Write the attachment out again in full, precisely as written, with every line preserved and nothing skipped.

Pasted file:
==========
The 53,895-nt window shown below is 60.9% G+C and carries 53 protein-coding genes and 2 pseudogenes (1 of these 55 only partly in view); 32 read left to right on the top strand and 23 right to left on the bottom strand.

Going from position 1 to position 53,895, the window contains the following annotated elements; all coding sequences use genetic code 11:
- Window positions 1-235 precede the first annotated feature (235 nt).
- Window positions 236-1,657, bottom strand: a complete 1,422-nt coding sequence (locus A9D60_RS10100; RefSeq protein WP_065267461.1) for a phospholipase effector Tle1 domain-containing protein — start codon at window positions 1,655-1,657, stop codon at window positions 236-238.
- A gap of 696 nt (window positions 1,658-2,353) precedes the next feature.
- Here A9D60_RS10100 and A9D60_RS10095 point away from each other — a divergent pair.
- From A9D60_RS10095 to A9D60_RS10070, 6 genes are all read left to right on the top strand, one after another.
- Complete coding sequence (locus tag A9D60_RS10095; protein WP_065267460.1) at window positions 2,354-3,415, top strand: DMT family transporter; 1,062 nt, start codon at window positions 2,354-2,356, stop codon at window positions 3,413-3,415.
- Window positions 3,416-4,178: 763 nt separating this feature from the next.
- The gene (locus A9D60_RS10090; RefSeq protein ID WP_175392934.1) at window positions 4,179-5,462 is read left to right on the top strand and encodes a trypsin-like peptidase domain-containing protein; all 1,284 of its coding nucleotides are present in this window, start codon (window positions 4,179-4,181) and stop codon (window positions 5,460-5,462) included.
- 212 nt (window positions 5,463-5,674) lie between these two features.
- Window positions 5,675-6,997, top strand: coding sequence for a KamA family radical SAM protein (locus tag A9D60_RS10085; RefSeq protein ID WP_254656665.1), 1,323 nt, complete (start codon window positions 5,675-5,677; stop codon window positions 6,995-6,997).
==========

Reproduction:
The 53,895-nt window shown below is 60.9% G+C and carries 53 protein-coding genes and 2 pseudogenes (1 of these 55 only partly in view); 32 read left to right on the top strand and 23 right to left on the bottom strand.

Going from position 1 to position 53,895, the window contains the following annotated elements; all coding sequences use genetic code 11:
- Window positions 1-235 precede the first annotated feature (235 nt).
- Window positions 236-1,657, bottom strand: a complete 1,422-nt coding sequence (locus A9D60_RS10100; RefSeq protein WP_065267461.1) for a phospholipase effector Tle1 domain-containing protein — start codon at window positions 1,655-1,657, stop codon at window positions 236-238.
- A gap of 696 nt (window positions 1,658-2,353) precedes the next feature.
- Here A9D60_RS10100 and A9D60_RS10095 point away from each other — a divergent pair.
- From A9D60_RS10095 to A9D60_RS10070, 6 genes are all read left to right on the top strand, one after another.
- Complete coding sequence (locus tag A9D60_RS10095; protein WP_065267460.1) at window positions 2,354-3,415, top strand: DMT family transporter; 1,062 nt, start codon at window positions 2,354-2,356, stop codon at window positions 3,413-3,415.
- Window positions 3,416-4,178: 763 nt separating this feature from the next.
- The gene (locus A9D60_RS10090; RefSeq protein ID WP_175392934.1) at window positions 4,179-5,462 is read left to right on the top strand and encodes a trypsin-like peptidase domain-containing protein; all 1,284 of its coding nucleotides are present in this window, start codon (window positions 4,179-4,181) and stop codon (window positions 5,460-5,462) included.
- 212 nt (window positions 5,463-5,674) lie between these two features.
- Window positions 5,675-6,997, top strand: coding sequence for a KamA family radical SAM protein (locus tag A9D60_RS10085; RefSeq protein ID WP_254656665.1), 1,323 nt, complete (start codon window positions 5,675-5,677; stop codon window positions 6,995-6,997).